▶︎ The New Mutants is in UK cinemas.
An (almost appropriately) orphaned offshoot of the 20th Century Fox X-Men franchise, Josh Boone’s The New Mutants has been held up for several years and arrives after corporate mergers have consigned it to a shut-down alternate universe. Marvel’s mutant properties are on hold awaiting reboot as part of the Marvel Cinematic Universe, and this was always a pendant to the series which began with Bryan Singer’s X-Men (1999).
Conscious of impending doom, Fox – a name now chiselled off the famous 20th Century logo after 85 years on it – had a policy of risk-taking with this comic book property, which yielded sports like Deadpool, Logan and the TV show Legion, alongside the more standardised spin-off The Gifted. The Deadpool and Wolverine films, and even Legion, focus on superheroic male self-pity; this interestingly skews younger and female – which could well explain the studio’s iffiness on the project, as well as the hostility from a certain segment of the fanboy media.
Picking up a thread flapping since the after-the-credits tag of X-Men Apocalypse (2016), The New Mutants adapts an X-Men spin-off comic created in 1982 by writer Chris Claremont and artist Bob McLeod (though specifically drawing on the ‘Demon Bear’ arc, illustrated by Bill Sienkewicz).
Cannily, Boone and co-writer Knate Lee make a key premise change that shifts to a darker tone. A long way from being a traditional superhero movie, this is closer in tone to teen-themed horror films like the Elm Street franchise – especially A Nightmare on Elm Street III: Dream Warriors (1987) – or the earlier Anya Taylor-Joy vehicle Morgan (2016). A group of superkids with uncontrollable abilities are confined in a mansion a lot less cosy than Professor Xavier’s school with their worst fears manifested as creepypasta bogeymen or deep-fried dead relatives.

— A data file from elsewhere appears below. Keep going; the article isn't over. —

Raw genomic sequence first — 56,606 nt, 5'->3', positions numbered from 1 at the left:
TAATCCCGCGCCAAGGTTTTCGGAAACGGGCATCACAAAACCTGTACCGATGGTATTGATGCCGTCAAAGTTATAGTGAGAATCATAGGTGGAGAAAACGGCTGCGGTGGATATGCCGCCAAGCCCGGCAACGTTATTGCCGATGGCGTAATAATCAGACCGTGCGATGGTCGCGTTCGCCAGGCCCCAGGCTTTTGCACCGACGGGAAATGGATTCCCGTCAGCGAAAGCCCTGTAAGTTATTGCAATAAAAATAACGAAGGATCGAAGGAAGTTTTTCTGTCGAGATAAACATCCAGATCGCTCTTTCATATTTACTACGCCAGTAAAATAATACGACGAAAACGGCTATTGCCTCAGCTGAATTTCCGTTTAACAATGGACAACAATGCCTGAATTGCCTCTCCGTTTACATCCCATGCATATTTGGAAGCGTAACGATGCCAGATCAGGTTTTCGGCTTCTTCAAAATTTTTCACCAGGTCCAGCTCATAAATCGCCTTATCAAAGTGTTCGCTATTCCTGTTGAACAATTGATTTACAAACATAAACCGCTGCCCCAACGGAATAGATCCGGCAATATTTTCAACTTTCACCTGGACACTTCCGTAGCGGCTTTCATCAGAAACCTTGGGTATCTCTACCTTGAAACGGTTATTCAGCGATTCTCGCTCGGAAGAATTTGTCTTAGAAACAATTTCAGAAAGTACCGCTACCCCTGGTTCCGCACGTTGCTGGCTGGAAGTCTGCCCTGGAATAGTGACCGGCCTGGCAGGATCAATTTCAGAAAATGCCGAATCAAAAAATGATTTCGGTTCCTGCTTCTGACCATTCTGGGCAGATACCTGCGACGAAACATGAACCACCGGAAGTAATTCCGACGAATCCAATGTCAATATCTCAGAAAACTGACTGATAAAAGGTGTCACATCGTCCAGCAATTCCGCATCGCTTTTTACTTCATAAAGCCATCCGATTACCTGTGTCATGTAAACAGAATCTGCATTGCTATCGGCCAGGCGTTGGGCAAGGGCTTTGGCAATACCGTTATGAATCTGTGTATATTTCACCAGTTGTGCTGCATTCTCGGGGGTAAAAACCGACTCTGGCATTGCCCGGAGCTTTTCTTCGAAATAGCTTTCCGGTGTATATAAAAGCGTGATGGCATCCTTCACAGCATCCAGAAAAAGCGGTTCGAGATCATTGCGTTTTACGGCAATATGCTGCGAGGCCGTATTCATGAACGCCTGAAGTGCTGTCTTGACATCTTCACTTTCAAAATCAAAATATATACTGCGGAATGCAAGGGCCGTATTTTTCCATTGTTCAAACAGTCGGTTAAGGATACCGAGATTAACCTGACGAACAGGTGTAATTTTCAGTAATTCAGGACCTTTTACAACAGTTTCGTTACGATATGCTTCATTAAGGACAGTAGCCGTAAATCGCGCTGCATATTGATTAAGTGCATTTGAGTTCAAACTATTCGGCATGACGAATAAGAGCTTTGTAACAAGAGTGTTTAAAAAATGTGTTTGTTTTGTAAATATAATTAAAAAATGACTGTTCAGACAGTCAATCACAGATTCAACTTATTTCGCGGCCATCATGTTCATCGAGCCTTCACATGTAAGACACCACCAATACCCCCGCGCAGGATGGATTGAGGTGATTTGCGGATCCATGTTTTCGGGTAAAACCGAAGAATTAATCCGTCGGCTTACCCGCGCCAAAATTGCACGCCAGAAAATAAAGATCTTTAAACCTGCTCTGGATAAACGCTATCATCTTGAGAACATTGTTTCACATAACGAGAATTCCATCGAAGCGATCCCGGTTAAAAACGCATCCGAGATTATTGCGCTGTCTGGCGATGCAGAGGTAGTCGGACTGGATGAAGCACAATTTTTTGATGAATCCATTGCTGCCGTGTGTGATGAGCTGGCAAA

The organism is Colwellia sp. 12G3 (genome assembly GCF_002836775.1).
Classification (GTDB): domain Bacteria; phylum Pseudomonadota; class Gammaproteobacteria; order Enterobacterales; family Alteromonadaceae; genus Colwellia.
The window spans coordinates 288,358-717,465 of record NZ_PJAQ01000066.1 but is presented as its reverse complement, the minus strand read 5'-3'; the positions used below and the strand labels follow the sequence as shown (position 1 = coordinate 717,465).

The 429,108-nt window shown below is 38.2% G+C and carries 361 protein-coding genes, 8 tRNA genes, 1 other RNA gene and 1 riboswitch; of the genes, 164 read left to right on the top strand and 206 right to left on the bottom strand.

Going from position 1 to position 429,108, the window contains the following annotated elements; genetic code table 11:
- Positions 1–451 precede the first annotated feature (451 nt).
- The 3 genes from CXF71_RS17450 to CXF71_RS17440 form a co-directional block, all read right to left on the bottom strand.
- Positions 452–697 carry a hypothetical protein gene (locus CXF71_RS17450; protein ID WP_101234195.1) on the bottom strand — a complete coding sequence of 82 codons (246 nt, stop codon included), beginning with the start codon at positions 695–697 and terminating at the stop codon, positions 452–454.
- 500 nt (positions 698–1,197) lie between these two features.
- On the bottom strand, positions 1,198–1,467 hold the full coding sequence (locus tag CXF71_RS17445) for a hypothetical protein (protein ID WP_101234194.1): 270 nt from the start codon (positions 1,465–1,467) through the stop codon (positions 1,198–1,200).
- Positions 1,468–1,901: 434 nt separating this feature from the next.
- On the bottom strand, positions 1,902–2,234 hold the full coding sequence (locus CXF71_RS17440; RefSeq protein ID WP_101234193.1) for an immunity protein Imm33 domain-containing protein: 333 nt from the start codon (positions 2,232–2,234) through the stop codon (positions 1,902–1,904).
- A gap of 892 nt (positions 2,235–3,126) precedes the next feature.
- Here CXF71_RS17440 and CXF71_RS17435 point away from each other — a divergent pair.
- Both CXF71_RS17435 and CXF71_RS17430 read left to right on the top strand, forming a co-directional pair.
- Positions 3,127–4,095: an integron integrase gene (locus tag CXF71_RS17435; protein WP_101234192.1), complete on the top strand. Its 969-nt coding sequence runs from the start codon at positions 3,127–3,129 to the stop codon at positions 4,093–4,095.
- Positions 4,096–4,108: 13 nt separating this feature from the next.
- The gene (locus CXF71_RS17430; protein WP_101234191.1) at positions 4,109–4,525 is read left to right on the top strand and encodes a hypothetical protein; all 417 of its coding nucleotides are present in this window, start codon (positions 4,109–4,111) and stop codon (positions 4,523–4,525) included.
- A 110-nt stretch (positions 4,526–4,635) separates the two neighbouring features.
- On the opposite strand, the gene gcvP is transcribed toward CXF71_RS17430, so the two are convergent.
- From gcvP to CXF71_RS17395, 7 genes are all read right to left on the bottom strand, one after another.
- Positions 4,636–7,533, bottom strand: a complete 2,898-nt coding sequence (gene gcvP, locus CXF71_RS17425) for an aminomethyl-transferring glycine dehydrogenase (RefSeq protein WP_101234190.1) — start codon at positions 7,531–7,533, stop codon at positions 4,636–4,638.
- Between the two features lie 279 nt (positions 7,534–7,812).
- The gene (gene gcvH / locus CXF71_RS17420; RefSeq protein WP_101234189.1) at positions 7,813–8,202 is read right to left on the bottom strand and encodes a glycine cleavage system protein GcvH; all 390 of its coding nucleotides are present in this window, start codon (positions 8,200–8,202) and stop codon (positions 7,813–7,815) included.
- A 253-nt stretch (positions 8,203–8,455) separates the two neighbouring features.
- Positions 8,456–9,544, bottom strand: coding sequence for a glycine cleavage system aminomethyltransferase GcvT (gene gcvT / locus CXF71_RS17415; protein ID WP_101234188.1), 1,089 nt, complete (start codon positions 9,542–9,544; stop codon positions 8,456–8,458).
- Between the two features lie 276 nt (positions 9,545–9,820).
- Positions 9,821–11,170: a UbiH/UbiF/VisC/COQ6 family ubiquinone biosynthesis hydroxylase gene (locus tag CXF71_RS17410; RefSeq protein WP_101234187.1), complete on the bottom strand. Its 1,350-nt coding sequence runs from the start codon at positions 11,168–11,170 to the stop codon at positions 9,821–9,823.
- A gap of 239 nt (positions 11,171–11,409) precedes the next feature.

While bigger franchise films are timid about inclusivity – hinting that supporting characters might be gay in scenes that can’t be edited for the Chinese release – this admirably allows Cheyenne dreamweaver Blu Hunt and Scots werewolf Maisie Williams to have the beginnings of a relationship which is the emotional core of the (very female-led) film but not its focus. Taylor-Joy’s ‘mean girl’ Russian witch, a survivor of horrific abuse whose ‘happy place’ is apparently Hell, runs off with the film, sniping nastily via a glove puppet dragon and producing a magic sword from her arm when she has to go up against a CGI incarnation of Sienkewicz’s scratchy demon bear.
While on hold, the film seems to have been pared back – which works to its advantage. The team-up-against-a-monster finale isn’t as overblown as, say, the finish of Apocalypse, allowing relatable character drama – always the heart of Claremont’s redefining work on X-Men comics – to register.